Thursday, February 14, 2019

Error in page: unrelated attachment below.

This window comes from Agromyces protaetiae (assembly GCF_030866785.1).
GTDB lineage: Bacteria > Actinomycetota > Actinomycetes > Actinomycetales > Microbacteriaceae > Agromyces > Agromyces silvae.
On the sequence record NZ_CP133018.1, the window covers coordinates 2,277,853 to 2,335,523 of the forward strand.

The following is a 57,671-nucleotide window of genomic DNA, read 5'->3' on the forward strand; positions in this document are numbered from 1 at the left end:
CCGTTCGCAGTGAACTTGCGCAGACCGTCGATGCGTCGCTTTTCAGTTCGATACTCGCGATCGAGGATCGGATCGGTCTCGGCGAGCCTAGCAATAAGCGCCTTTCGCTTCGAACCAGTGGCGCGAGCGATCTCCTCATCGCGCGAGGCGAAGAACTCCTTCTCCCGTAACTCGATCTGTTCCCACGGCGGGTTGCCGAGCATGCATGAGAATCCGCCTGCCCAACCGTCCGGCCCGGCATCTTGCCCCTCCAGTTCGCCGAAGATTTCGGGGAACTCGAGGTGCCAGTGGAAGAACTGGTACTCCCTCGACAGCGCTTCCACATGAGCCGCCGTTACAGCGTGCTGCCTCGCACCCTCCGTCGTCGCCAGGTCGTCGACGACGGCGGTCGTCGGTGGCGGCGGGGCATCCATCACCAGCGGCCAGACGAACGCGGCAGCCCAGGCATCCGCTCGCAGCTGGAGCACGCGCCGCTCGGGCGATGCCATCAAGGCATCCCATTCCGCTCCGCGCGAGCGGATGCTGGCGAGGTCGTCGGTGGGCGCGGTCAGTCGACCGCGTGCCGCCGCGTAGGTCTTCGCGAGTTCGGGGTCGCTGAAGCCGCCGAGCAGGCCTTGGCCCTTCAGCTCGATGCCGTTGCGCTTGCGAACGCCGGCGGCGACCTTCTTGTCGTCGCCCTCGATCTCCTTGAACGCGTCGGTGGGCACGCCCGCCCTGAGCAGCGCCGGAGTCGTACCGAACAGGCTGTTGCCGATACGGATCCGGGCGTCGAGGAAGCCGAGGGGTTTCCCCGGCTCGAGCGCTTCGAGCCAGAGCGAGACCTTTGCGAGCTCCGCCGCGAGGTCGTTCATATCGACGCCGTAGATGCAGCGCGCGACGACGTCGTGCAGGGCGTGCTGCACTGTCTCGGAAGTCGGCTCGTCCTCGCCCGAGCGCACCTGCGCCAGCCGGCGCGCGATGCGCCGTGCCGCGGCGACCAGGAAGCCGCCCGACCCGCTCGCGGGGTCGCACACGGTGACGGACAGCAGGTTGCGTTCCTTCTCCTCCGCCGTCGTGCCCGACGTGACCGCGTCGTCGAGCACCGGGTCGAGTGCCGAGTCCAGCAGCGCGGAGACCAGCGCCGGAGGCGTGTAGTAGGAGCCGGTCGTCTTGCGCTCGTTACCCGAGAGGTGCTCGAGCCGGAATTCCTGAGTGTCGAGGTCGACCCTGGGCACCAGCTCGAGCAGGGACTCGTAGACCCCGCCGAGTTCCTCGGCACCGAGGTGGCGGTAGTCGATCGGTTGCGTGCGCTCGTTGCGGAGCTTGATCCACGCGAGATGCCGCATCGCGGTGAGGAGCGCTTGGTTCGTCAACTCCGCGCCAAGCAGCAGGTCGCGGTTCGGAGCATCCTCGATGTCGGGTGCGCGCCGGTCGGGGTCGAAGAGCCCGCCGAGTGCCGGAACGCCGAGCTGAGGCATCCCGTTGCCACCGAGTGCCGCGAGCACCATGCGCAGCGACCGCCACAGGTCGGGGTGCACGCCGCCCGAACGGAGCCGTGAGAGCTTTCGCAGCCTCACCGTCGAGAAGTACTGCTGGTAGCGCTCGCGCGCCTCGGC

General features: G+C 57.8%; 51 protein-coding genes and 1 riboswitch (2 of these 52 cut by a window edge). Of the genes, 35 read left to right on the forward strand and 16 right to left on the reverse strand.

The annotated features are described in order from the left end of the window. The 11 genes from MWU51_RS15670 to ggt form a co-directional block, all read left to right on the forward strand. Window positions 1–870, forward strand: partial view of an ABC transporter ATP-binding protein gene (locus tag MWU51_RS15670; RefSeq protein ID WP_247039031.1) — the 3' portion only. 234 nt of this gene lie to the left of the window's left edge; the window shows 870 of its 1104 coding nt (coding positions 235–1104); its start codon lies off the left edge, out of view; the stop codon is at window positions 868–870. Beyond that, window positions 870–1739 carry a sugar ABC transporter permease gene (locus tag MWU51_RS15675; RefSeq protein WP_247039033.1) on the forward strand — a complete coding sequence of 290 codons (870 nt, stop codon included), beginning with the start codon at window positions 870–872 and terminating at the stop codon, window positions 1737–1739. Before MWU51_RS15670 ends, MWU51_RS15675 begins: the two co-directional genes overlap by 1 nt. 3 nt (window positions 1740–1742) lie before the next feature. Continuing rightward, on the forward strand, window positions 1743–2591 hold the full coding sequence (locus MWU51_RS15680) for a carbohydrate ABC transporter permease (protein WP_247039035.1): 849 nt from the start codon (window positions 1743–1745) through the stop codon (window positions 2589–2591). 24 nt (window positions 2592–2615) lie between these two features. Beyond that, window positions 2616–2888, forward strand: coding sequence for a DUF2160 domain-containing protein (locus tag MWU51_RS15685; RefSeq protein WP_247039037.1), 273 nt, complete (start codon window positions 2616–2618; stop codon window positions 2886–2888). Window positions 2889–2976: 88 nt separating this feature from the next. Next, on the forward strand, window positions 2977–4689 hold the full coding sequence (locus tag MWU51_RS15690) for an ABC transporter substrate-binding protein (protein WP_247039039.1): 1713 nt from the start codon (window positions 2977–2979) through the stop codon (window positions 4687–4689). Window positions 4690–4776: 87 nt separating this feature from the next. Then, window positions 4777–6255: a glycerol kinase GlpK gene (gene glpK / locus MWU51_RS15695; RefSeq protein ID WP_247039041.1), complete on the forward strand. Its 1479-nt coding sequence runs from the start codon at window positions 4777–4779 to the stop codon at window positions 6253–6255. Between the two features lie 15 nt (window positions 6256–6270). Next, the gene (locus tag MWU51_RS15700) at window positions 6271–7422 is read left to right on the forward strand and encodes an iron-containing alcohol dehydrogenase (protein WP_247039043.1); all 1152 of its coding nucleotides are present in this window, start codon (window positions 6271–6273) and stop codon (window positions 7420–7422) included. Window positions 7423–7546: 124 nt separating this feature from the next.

Some theorists, like Lakoff, that twain(prenominal) genders are innately different when it comes to communion and therefore both genders are treated differently (Lakoff 1975 50). Foels, Driskell, Mullen, and Salas believe that both genders do not communicate differently in the least and preferably dialogue techniques vary according to the situation or context in which a person interacts (Foels, Driskell, Mullen, Salas 200 676-677). Some, like Tannen and forest, even believe that the chief(prenominal) distinction between male and female person talk is not that both genders communicate differently it is that males and females simply misunderstand each other (Tannen 1990 363,368 Wood 2009 7-8, 25). Arguments from theorists Cameron, Coates, Ostermann, West et al, and Harvey go away besides be explored when analyzing the gender distinctions evident in communication. Recognizing particular cues that concern a certain situation can be taught and may not be gender-dependent. There do seem to be appropriate slipway to communicate based on what one is attempting to deliver the goods in communication having nothing to do with gender. Examples in the transcription of the conversation of four females I observed show that females tend to speak in higher pitches. But other theories may suggest that women are alone socialized to communicate in this way based upon culture, environment, context, etc. redbreast Lakoff suggests that women tend to use tag questions, which illustrate an uncertain and weaker picture of quizzical compared to that of an authoritative and aggressive male form of questioning in communication (Lakoff 1975 54-58). Lakoff also suggests that women use hedges and imperatives more often when communicating. For example, questions like It is sort of frigid (hedge). Wh... ...lities in dating and comparing the studys findings with the transcription will add value to what the study determines is girl talk. Like the study suggests, and what host elry generalizes as well, female communication differs systematically in many ways from that of male communication. I also want to analyze other ways of communicating more effectively, ignoring the notion of gendered talk and what implications that may have what happens when a male or female steps out of their schema and perhaps communicates opposite of what is expected of him or her. My transcription contains cross-cultural communication as well, which may suggest other preconceived notions on female communication. Exploring female communication from other cultures and comparing it to our cultured communication may also suggest that communication differences are only situational or contextual.